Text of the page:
SPECIAL COVERAGE
CHANDIGARH

LUDHIANA

DELHI


THE TRIBUNE SPECIALS
50 YEARS OF INDEPENDENCE

TERCENTENARY CELEBRATIONS
M A I L B A G

Centre, states must address Sen’s concerns

AJ. Philip’s article, “Why Amartya Sen is worried: Involve the poor in development” (Feb 21) is informative and timely. Dr Amartya Sen is worried about the undernourished women and children and the lowest child immunisation rate in South Asia.

Our country’s record in respect of BCG vaccine as compared to Nepal, Bangladesh and Sri Lanka is appalling. Infant mortality rate in India is 62 per 1000 whereas it is 56 in Bangladesh.

The plight of primary education also saddens us. Despite the Sarva Shikhya Abhiyan, the quality of elementary education is very poor. We have failed to produce teachers who can develop students’ creativity and intelligence in a conducive manner.

We want our education system to make our students productive in their lives. The state must provide means and opportunities to the youth when they come out of educational institutes. To combat unemployment among the deprived sections, the path (micro-financing to self-help groups) shown by Nobel Laureate Mohammad Yunus in Bangladesh needs to be emulated everywhere.

A welfare state’s primary duty is socio-economic empowerment of the masses. Otherwise, evils like poverty, illiteracy, ignorance, superstitions, drug addiction, female foeticide, flesh trade and economic exploitation will never end. The state must listen to Dr Sen and act on his suggestions promptly.

SUDESH KUMAR SHARMA, Kapurthala


 

Demarcate the road

On Oct 17, 2006 an official team reported the missing of the road along half-a-km stretch on the Mehmowal-Bathian Brahmana border. The Revenue Department of Hoshiarpur taluk has taken no steps to trace and demarcate the missing road.

The missing, untraced and undemarcated road is being built under the supervision of the PWD (B&R) of Hoshiarpur circle. The road is not situated at its proper place. Its major portion has been built on our village land. The road belongs to Mehmowal village.

The matter was brought to light through The Tribune (Feb 6). Despite requests, meeting the Deputy Commissioner and an appeal in these columns, little has been done. We request the Deputy Commissioner and the other officials to intervene and save our farmers’ lands.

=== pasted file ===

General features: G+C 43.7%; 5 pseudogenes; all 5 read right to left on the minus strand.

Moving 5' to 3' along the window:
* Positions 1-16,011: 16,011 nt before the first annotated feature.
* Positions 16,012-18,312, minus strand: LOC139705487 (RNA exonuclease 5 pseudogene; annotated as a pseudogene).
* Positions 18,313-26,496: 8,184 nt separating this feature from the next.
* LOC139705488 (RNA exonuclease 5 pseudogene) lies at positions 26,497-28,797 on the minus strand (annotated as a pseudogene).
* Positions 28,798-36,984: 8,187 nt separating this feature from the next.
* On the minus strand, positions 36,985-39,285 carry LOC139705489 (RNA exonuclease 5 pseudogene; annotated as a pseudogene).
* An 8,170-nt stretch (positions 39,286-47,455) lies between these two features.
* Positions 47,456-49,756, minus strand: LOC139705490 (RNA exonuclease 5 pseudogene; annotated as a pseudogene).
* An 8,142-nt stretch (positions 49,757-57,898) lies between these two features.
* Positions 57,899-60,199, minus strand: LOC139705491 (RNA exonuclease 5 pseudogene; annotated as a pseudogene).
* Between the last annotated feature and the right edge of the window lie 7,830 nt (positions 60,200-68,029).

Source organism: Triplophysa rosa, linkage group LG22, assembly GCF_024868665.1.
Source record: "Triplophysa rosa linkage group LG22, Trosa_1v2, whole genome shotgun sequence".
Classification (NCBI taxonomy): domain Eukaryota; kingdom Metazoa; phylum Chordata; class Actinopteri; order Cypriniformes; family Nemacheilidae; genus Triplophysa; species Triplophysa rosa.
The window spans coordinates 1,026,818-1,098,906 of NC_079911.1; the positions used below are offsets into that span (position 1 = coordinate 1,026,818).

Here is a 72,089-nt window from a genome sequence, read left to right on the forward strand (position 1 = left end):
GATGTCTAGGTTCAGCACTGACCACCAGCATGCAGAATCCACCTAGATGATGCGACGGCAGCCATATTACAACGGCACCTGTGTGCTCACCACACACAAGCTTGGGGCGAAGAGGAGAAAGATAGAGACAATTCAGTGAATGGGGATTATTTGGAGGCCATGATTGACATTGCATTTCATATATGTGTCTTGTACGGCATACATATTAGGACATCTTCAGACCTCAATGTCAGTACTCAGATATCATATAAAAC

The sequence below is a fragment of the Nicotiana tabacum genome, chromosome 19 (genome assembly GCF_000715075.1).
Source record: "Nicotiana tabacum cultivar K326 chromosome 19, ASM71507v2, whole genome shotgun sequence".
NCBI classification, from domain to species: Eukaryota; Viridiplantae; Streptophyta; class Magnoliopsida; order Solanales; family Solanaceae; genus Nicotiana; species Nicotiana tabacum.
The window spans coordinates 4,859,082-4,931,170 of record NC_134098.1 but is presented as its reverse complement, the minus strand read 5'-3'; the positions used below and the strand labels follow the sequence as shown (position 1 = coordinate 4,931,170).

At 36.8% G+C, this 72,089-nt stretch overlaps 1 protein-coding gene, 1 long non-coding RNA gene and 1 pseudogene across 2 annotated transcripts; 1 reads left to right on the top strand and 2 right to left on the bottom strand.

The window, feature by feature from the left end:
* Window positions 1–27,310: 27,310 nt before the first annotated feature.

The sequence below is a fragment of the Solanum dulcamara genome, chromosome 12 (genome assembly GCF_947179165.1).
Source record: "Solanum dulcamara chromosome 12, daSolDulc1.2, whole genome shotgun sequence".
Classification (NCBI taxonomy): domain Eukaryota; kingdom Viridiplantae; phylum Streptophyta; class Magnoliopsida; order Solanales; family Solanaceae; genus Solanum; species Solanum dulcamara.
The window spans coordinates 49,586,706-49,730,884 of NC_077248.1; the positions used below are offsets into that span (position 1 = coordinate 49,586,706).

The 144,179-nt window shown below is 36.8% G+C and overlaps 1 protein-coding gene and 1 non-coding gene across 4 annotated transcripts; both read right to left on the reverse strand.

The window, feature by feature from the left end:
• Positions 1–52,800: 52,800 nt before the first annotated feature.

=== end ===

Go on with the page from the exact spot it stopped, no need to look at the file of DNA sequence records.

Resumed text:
ANUPAM SAMRAAT, Bathian Brahmana, (Hoshiarpur)

Promoting peace

The mythological understanding of Lt-Col P.S. Sarang (retd) is appreciable regarding the complete wisdom in Guru Granth Sahib being a fifth veda, composed and compiled by Guru Nanak Dev.

Intellectuals and historians like Giani Ishar Singh Nora consider Guru Nanak Dev as Lord Vishnu’s incarnate. The Tribune has also been highlighting the Sikh religion’s important role in promoting universal peace, brotherhood and understanding. In addition to Mr Sarang’s view on saropa, I have a suggestion to offer. Let every Punjabi family revive the practice of making one son a Khalsa.

LACHHMAN DASS MAHANT, Raikot (Ludhiana)

Remove the anomaly

Shri Guru Gobind Singh gave Guruship to Gurbani of Guru Granth Sahib. Besides six Gurus, the Bani of 30 others was included in “Guru Manio Granth”.

Ironically, however, while important days connected with Sikh Gurus are celebrated by the Shiromani Gurdwara Prabandhak Committee, other Bhagats who have a fair claim on the Guruship do not get the attention they deserve. This anomaly should be removed and Sikh organisations should seriously think of restoring the dignity given by Guru Arjan Dev to these Bhagats.

KAPAL MIT SINGH, Jalandhar

Festival of Gardens

The Chandigarh Administration’s Festival of Gardens was a success. I appreciate the authorities’ decision in not allowing any food stalls around the Rose Garden during the festival.

However, there were other serious problems which the citizens faced during the festival, the most important being the thin attendance in various offices of the Engineering Department and others. This problem is endemic for about a month before and after the festival. Most officers were not seen in their offices. When asked, their peons say, Saab Rose Garden Gaye Hain. This caused lot of inconvenience to citizens.

During the festival, too many officials are seen in the garden. In other cities, local NGOs organise such shows. Cost-wise the shows organised by NGOs are remarkably cheaper as compared to the government-organised shows.

The Rose Society is now functioning in Chandigarh. The baby shows (Rose Prince and Rose Princess) may be entrusted to NGOs working in health sphere.

MOHIT KUMAR, Chandigarh

Spiritual heritage

Lord Macaulay said in British Parliament on Feb 2, 1935: “I have travelled across the length and breadth of India and I have not seen one person who is a thief. Such wealth, I have seen in the country, such high moral values, people of such calibre that I do not think we would ever conquer this country unless we break the very backbone of the nation, which is her spiritual and cultural heritage...”

What happened to our high moral values and people of high calibre? Lord Macaulay’s machination has worked very well. Now we see not “one” thief, but a horde of thieves and other criminals all around us, even among the politicians of our country, who are at the helm of affairs of our nation.

Something radical needs to be done to bring back our lost high moral and cultural values and our pristine glory so that the entire world may look to us again with envy. This requires arduous work and huge sacrifice, particularly by the youth.

G.R. KALRA, Chandigarh


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